The Medici Boy by John L'Heureux
Synopsis: The worlds of art, politics and passion collide in John L’Heureux’s masterful new novel, The Medici Boy. With rich composition, L’Heureux ingeniously transports the reader to Donatello’s Renaissance Italy—directly into his bottega, (workshop), as witnessed through the eyes of Luca Mattei, a devoted assistant. While creating his famous bronze of David and Goliath, Donatello’s passion for his enormously beautiful model and part time rent boy, Agnolo, ignites a dangerous jealousy that ultimately leads to Agnolo’s brutal murder. Luca, the complex and conflicted assistant, will sacrifice all to save the life of Donatello, even if it means the life of the master sculptor’s friend and great patron of art, Cosimo de’ Medici. John L’Heureux’s long-awaited novel delivers both a monumental and intimate narrative of the creative genius, Donatello, at the height of his powers. With incisive detail, L’Heureux beautifully renders the master sculptor’s forbidden homosexual passions, and the artistry that enthralled the powerful and highly competitive Medici and Albizzi families. The finished work is a sumptuously detailed historical novel that entertains while it delves deeply into both the sacred and the profane within one of the Italian Renaissance’s most consequential cities, fifteenth century Florence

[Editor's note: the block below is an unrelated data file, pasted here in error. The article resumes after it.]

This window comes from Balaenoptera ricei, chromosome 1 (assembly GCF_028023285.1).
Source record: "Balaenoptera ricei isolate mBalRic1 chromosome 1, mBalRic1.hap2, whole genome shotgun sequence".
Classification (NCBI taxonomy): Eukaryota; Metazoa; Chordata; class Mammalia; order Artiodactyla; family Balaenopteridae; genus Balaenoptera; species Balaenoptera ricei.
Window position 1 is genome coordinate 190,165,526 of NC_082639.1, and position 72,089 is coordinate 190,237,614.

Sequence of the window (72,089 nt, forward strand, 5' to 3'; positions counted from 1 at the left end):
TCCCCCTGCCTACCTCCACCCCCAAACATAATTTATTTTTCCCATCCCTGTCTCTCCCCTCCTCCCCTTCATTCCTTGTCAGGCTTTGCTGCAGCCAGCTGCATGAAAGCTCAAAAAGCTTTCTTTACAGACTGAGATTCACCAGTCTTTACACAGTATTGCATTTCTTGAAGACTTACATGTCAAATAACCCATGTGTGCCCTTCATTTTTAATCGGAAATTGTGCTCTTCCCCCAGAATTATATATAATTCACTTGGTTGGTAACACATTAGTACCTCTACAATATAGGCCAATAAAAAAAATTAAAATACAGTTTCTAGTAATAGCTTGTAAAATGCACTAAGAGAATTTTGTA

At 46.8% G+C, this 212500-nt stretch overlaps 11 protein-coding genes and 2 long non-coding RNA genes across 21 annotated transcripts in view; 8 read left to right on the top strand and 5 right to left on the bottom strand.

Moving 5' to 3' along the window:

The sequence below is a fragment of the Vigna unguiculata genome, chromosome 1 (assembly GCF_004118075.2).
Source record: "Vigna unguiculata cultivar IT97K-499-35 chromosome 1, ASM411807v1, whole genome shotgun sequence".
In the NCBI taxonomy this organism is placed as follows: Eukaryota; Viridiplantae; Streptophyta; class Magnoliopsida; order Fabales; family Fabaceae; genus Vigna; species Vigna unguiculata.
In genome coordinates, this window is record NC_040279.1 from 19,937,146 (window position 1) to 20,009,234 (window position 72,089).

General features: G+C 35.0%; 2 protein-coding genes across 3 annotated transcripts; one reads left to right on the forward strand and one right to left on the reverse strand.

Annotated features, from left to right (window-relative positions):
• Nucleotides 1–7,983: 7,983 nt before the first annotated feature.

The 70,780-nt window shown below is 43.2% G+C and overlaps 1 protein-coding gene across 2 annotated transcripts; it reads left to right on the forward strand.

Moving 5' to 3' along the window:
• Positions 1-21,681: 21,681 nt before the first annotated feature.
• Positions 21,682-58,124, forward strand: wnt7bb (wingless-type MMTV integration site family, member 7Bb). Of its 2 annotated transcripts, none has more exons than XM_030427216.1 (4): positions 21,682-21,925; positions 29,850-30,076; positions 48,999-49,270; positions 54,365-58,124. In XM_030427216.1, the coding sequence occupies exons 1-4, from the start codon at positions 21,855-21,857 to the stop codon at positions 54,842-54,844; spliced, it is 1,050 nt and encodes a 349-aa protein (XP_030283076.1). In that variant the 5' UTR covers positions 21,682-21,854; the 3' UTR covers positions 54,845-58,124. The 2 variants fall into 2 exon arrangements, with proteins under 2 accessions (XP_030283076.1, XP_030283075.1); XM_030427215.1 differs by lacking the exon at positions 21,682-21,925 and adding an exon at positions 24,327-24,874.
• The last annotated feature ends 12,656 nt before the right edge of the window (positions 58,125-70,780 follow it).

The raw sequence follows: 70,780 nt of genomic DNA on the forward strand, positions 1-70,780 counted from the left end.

My review: This book appealed to me because it was set in historical Italy. The author did a great job on his historical research so much so that I felt as if I was in Renaissance Italy. I also found the way he wrote about the characters was very good to me. The descriptions of Donatello's works was just amazing and very detailed. The more I read this book the more I wanted to read and learn more about Dontallo and the Medici family. I recommend this book to fans of historical books, books about Italy and plain ole' fiction lovers. I look forward to more book by this author.
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